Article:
Each of the fossil fuel sectors (oil, coal and natural gas) exhibits a different dynamic in the market, and thus will play out differently in the planet’s carbon future.
Financial markets are relatively shortsighted, and oil company share value is highly dependent upon quarterly and annual performance. Any company that unilaterally began to deplete its reserve base to divert substantial capital expenditures into alternative R&D would suffer an immediate blow to its share price that would far outweigh the longer-term threat of stranded assets associated with the carbon bubble.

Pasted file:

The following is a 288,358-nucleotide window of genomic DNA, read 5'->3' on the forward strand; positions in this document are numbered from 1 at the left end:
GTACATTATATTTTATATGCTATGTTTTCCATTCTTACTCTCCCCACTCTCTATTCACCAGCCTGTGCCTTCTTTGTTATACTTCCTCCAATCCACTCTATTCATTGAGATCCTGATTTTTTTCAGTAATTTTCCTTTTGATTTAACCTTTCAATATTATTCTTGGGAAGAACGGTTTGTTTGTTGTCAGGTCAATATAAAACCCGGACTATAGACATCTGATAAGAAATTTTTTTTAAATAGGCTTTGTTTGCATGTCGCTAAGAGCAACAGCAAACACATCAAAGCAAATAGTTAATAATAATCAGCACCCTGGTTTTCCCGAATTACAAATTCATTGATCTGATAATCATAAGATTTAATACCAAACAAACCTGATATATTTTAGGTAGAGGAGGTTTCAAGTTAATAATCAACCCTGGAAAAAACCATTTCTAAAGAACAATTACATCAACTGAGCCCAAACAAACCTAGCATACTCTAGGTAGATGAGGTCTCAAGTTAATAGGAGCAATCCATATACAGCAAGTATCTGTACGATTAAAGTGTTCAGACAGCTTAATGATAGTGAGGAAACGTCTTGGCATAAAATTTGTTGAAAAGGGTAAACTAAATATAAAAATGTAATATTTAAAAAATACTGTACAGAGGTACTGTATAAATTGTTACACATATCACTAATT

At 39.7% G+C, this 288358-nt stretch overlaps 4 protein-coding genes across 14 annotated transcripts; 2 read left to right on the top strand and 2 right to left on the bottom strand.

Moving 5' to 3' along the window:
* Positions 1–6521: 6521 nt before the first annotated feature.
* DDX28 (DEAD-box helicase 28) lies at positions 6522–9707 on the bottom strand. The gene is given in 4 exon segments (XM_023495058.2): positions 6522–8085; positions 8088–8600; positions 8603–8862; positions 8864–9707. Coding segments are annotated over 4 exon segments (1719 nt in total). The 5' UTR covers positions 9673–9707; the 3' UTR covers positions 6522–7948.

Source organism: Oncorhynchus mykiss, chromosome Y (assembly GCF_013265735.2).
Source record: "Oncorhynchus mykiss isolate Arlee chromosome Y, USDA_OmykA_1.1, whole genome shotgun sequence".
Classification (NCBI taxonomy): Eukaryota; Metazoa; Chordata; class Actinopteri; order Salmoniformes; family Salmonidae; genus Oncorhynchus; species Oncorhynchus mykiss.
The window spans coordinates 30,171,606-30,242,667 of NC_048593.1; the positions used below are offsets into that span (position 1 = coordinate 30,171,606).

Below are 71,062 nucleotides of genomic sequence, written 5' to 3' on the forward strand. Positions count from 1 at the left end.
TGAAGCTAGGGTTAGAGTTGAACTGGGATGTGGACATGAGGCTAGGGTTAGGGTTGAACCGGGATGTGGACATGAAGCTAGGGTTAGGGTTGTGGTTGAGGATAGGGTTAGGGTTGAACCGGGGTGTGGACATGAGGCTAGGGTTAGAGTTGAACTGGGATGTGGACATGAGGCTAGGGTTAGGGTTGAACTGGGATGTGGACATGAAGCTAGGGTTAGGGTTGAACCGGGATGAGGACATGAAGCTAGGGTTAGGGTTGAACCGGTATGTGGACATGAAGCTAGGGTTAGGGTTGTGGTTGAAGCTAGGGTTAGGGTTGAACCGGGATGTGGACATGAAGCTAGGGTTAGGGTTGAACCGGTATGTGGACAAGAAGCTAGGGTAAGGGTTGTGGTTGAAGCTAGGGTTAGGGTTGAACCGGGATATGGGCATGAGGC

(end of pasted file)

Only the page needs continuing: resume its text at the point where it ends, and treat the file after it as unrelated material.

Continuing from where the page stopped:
Even under the low carbon scenario proposed here, oil demand will continue to grow over the next decade and then decline steadily to just under half its current annual rate by 2050. Such a scenario does not portend a bursting of the carbon bubble, rather a gradual shift in the industry’s planning and reserve development in response to a shift in global carbon policy. Reserves are valued on companies’ balance sheets based upon “currently economical” recovery assumptions, hence the book value of reserves will necessarily change as the price of carbon is increasingly factored into production costs. These costs will place upward pressure on oil prices, making alternative energy sources increasingly competitive and profitable. Only then will oil companies begin to redeploy capital into alternatives.